Almost a “Wow.”

This lovely dress was originally going to be a Weekend Wow because the first image I saw was of the bodice detail. Unfortunately, the remaining photographs are not well-lit and the background it was photographed against washes out the colors even further. Such a shame. But it’s still too pretty not to share.

Note: The Kent State University Museum site states the dress is “18th C style” and that’s how it’s being described on Pinterest. I was baffled, since the design is classic 1840’s. However, the original catalog card states it was made of 18th century silk, not that it’s 18th century style. 5 demerits for such a whopping error.

1840-1849. American, attributed. 18th C style, silk brocaded with ribbon stripes and garlands, and flowers in blue, red and mauve, wide neck, cap sleeves, V front, full skirt (originally separate). Belt: trimmed with repeated bows.

Original catalog card: 1840s, Brocade evening dress of 18th C. silk. The silk ground of grey-green patterned with vertical ”ribbon” stripes of pink with weaving garlands of leaves and flowers in blue, red, and mauve. The bodice (A) with wide scoop neck, cap sleeves and high waist with V front. The skirt pleated into the bodice with a slight train (B). The belt of same brocade pleated and trimmed with repeated bows at center.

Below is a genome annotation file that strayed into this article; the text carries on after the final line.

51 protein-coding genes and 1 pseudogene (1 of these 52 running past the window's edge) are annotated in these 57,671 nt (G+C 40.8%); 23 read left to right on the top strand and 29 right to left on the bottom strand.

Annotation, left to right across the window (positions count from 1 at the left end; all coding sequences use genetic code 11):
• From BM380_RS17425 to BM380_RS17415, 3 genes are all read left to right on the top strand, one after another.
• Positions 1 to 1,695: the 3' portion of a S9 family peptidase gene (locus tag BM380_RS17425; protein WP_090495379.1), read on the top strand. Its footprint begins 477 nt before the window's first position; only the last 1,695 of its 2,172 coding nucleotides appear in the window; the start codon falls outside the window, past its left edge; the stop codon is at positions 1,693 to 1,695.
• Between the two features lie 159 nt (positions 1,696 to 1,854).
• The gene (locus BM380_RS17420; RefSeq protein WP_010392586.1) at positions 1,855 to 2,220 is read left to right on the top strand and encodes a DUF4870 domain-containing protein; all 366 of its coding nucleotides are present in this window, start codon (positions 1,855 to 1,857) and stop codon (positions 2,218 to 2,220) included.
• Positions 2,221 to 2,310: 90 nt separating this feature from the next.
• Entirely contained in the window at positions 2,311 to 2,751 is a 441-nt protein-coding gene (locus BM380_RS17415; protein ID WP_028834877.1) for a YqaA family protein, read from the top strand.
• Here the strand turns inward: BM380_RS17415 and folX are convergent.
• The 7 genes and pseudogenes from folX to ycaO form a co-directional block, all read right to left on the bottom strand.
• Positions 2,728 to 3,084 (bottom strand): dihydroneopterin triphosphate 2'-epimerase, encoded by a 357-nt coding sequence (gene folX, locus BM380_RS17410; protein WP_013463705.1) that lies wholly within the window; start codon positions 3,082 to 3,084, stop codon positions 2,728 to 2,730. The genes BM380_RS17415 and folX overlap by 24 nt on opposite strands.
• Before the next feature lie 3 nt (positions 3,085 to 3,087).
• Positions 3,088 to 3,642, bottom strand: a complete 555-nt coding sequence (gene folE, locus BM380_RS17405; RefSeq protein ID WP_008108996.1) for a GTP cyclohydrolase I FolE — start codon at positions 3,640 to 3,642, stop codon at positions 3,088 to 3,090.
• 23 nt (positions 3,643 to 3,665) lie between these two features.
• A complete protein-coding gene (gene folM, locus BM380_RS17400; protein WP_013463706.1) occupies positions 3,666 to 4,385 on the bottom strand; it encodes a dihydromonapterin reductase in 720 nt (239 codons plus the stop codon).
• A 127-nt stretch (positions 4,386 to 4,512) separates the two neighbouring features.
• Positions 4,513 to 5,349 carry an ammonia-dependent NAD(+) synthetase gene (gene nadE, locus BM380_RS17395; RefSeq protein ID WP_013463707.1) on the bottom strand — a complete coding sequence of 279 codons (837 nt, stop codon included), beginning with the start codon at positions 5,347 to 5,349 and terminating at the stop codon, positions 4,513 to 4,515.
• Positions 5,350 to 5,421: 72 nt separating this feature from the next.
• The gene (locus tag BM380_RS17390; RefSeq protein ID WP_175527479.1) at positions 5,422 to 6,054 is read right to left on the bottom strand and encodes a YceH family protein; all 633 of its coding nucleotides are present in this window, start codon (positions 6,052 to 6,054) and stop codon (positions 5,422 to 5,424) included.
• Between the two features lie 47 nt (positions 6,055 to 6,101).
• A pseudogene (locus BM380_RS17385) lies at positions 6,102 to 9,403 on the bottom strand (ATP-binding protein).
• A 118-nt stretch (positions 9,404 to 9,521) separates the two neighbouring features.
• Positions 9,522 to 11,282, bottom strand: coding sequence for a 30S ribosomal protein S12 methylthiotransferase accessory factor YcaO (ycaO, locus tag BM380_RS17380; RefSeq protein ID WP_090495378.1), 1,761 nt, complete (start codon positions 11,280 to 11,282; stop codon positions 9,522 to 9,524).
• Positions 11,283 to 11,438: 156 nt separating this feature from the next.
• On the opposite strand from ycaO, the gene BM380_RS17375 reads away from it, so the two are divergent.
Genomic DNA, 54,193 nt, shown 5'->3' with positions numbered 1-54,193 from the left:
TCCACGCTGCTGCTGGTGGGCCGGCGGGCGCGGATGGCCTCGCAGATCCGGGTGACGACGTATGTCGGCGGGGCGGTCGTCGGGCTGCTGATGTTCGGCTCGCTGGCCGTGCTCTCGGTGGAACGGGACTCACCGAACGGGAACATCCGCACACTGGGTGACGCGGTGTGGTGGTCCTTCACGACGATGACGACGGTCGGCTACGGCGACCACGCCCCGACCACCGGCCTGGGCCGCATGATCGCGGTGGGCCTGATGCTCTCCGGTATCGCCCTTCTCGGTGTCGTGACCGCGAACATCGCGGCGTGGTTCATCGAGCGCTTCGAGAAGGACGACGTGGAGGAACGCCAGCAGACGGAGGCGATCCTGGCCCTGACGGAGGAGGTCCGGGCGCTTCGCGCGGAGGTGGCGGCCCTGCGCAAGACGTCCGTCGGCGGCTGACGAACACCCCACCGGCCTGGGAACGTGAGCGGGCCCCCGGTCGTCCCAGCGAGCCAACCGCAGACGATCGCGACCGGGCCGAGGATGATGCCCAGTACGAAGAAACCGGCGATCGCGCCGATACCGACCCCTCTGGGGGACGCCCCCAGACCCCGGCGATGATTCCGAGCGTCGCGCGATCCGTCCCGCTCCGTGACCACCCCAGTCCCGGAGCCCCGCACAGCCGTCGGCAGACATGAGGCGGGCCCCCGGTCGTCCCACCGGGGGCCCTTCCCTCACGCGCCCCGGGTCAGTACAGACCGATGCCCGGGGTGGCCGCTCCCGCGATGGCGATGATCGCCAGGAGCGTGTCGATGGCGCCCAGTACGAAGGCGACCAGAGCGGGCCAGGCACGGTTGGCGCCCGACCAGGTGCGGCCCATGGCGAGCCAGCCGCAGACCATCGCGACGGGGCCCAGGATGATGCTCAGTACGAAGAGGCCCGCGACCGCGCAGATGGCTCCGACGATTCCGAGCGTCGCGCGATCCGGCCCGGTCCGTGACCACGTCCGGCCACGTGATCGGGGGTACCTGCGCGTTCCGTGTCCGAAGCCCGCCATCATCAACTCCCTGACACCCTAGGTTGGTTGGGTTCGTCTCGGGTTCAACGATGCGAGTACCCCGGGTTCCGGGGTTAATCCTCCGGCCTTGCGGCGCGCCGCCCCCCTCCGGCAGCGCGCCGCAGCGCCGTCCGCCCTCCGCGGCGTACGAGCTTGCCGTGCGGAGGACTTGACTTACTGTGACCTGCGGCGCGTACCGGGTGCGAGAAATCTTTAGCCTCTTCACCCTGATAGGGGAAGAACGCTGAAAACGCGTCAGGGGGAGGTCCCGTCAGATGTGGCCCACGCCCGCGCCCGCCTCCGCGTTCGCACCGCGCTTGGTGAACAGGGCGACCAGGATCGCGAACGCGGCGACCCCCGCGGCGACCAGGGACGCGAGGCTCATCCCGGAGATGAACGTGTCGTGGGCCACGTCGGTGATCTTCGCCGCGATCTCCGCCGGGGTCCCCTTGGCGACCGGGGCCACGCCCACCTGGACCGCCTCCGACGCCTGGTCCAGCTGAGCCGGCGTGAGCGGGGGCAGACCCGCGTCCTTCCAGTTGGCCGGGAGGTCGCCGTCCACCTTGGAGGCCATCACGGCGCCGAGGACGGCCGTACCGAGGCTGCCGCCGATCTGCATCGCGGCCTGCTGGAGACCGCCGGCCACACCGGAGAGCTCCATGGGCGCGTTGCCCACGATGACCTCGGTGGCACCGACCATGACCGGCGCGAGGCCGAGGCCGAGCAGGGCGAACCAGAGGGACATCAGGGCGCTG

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4 thoughts on “Almost a “Wow.”

  1. I wonder if it’s just the display or not but in the last bodice back picture, the sleeve and bertha on the left seem smaller than on the right.

    • They are definitely asymmetrical. The sleeves look fairly even from the front – it looks as if the bottom of the left back is tucked up a bit and needs to be pulled out. The bertha is more of a mystery because the tucks/pleats are not even from left to right. At first I thought it might have been done on purpose if the wearer had some twist or unevenness in her shoulders or upper back. But if that were the case I think the dressmaker would have adjusted the bertha’s design to make it look symmetrical if at all possible. So it may very well be the display. It would be interesting to see it in person and get a closer look.

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